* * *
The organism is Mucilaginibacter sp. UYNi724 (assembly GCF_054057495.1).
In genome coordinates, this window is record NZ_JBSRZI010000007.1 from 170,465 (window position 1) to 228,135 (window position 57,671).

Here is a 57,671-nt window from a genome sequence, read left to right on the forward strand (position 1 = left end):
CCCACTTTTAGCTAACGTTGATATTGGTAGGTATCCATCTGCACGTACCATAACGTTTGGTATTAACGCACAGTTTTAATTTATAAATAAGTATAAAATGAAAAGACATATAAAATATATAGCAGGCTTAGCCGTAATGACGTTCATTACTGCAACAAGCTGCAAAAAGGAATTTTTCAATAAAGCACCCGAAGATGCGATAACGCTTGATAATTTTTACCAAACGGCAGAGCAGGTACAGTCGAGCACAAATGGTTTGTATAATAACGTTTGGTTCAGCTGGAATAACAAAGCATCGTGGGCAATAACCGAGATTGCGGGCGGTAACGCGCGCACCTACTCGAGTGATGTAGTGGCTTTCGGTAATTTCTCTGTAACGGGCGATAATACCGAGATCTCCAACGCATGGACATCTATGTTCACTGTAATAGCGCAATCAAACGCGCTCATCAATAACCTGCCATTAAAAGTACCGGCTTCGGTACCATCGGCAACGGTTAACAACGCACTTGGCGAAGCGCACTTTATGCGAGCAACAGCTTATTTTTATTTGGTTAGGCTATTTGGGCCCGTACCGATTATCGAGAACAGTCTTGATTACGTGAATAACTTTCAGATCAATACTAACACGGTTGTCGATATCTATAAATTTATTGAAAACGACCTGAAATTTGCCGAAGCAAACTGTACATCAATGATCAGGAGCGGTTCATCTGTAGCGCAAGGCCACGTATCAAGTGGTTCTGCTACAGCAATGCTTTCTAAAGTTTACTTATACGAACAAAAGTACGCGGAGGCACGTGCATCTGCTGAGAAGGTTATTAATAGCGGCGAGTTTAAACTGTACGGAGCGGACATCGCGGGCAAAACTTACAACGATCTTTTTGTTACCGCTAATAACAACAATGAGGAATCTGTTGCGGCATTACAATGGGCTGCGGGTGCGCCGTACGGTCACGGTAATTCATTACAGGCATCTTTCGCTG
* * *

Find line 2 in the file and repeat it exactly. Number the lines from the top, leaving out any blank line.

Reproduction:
In genome coordinates, this window is record NZ_JBSRZI010000007.1 from 170,465 (window position 1) to 228,135 (window position 57,671).